The Los Angeles-based Cedars-Sinai Medical Center has partnered with the U.S. military to design an “operating room of the future” that will enable emergency medical teams to respond more quickly and effectively to patients with life-threatening injuries.
Under the project—called “OR 360,” funded by $3.8 million in grants from the U.S. Department of Defense—research teams have reconfigured the operating room with movable walls and equipment for more flexible use, identified ways to eliminate disruptions during surgery, and developed an iPhone app that provides diagnostic information about blood pressure and other vital signs before patients arrive in the emergency room.
The initiative, drawing on practices from surgery, psychology, aviation and other disciplines, focuses on addressing potential breakdowns in the coordination of trauma care during the so-called “golden hour,” when prompt medical attention can mean the difference between life and death.
Physicians from Cedars-Sinai and military hospitals in the U.S. and Europe, along with researchers from several universities, have analyzed the complex processes of trauma care—from the moment a doctor’s pager is triggered to the time a patient arrives in a trauma bay to the patient's transfer to an intensive care unit.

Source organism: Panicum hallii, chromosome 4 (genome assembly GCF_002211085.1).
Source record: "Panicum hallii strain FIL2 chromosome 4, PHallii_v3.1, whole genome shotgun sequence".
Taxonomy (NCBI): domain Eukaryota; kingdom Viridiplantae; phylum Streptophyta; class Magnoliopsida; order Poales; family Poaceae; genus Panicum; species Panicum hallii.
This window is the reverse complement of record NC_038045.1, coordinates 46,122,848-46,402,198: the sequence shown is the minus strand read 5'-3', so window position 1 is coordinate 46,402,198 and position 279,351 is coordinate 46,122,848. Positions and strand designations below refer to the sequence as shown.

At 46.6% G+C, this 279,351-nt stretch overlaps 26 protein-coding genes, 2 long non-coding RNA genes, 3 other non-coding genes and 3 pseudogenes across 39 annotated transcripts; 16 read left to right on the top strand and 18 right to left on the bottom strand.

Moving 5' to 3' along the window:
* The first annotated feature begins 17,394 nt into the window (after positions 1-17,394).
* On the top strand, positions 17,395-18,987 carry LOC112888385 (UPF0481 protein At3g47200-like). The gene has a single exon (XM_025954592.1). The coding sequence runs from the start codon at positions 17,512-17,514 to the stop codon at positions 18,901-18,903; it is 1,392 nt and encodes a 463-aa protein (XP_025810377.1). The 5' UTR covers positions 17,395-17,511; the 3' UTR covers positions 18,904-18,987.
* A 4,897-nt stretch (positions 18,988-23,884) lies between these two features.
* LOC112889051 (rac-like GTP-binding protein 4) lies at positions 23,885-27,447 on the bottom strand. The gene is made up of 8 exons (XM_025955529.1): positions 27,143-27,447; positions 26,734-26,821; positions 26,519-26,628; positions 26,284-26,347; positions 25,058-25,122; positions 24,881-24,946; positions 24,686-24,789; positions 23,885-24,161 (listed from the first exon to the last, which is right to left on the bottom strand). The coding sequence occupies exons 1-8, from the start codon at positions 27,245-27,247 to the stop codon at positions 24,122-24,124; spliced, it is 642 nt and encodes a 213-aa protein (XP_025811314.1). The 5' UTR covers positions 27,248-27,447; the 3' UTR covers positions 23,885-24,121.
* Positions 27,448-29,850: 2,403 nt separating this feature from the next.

“Our goal is to improve the efficiency and effectiveness of acute trauma care in both civilian and military settings by introducing innovations in communication, technology, workflows and the way medical personnel perform their jobs,” Bruce Gewertz, M.D., surgeon-in-chief and chair of the department of surgery at Cedars-Sinai, said in a news release. “The quicker we get patients cared for, the better the outcomes.”
The aim of this research has been to find ways to simplify the time-pressured nature of trauma care. Gewertz said that means improving communication and teamwork among medical staff, making better use of technology, and re-engineering the operating room so that bulky equipment pivots effortlessly around surgical teams rather than cluttering workspaces.
To learn how military hospitals avoid these types of disruptions, members of the Cedars-Sinai team visited military surgical teams in the U.S. and Europe to observe their practices and to interview surgeons, nurses and other medical personnel. Team members took away important lessons about standardizing the setup of trauma bays and how to better use technology in the operating room.
Some of the innovations they've introduced as a result of these visits include:
- Creating color-coded trauma bays, allowing staffers to more quickly locate supplies and equipment
- Installing whiteboards in trauma bays that display key patient information such age, gender, pre-hospital vital signs and field treatment, providing important facts as trauma teams respond to fluid situations
- Developing an iPhone app that puts patient diagnostic data at the fingertips of surgeons, nurses, pharmacists, and other trauma team members as they converge on a case from different parts of the medical center.
- Conducting pre-briefings in trauma bays before trauma patients arrive, allowing doctors, nurses and others to understand their roles and to ensure that correct equipment and medications are ready